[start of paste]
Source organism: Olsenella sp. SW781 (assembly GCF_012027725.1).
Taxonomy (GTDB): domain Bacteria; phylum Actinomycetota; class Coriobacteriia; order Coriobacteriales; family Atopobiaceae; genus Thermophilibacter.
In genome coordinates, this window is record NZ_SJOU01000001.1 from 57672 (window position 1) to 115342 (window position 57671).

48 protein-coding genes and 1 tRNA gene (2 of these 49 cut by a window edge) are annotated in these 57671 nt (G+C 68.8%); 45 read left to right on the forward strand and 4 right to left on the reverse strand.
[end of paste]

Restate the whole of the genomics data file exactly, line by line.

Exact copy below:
Source organism: Olsenella sp. SW781 (assembly GCF_012027725.1).
Taxonomy (GTDB): domain Bacteria; phylum Actinomycetota; class Coriobacteriia; order Coriobacteriales; family Atopobiaceae; genus Thermophilibacter.
In genome coordinates, this window is record NZ_SJOU01000001.1 from 57672 (window position 1) to 115342 (window position 57671).

48 protein-coding genes and 1 tRNA gene (2 of these 49 cut by a window edge) are annotated in these 57671 nt (G+C 68.8%); 45 read left to right on the forward strand and 4 right to left on the reverse strand.